Dec 05 2013

Daily News Flash with Arun Gupta on NSA Cellphone Spying, Corporate Carbon Tax, and Fast Food Worker Strikes

Uprising’s guest expert Arun Gupta, Independent Journalist and regular contributor to the Guardian, In These Times, The Progressive, and Truthout, and co-founder of the Occupied Wall Street Journal and the Indypendent, analyzes today’s news headlines:

The Washington Post reports this morning that the NSA is collecting 5 billion cell phone location records a day from around the world. In the latest revelations from whistle blower Edward Snowden and interviews with government officials, we now know that the US National Security Agency is tracking cell phones around the world by “tapping into the cables that connect mobile networks globally and that serve U.S. cellphones as well as foreign ones.” The Post also asserts that “Analysts can find cellphones anywhere in the world, retrace their movements and expose hidden relationships among the people using them.” Phones can be traced even when their GPS signals are turned off. Click here for the Washington Post article about the story.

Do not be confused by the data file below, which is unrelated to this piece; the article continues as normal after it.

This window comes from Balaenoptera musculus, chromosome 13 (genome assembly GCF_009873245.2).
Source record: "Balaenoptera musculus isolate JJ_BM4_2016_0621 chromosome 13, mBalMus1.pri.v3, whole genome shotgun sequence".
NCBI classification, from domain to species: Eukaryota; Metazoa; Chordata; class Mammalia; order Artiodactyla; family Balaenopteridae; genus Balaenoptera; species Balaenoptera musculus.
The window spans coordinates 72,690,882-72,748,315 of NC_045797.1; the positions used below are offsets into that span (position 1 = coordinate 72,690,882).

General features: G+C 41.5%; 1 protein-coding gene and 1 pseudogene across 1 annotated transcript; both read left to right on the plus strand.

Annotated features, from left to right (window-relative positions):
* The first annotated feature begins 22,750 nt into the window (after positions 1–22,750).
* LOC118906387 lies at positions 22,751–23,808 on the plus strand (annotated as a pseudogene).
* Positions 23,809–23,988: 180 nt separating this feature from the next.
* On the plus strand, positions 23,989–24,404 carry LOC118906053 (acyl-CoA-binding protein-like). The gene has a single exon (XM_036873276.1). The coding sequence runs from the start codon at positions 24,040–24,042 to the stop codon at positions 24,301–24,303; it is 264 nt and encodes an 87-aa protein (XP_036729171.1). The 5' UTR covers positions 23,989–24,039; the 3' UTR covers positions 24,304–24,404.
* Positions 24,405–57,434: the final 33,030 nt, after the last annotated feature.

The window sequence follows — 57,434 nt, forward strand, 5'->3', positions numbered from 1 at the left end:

Major transnational corporations are making allowances for a carbon tax in their long term financial planning – the strongest indicator yet that they acknowledge the reality of global warming and expect to be held at least somewhat financially accountable. A new report shows that such planning is on the books of almost 30 major companies including ExxonMobil, ConocoPhillips, Chevron, BP, Shell, Walmart, Microsoft, General Electric, Walt Disney, ConAgra Foods, Wells Fargo, DuPont, Duke Energy, Google and Delta Air Lines. Click here for a New York Times article about the story.

In the on-going wave of labor actions in the US, campaigns for fast food workers say there will be one-day strikes in 100 cities to demand higher pay today. Solidarity rallies will be held in 100 additional cities. The actions mark the largest coordinated response to date over income inequality in this new and growing labor movement. Click here for a USA Today article about the story.

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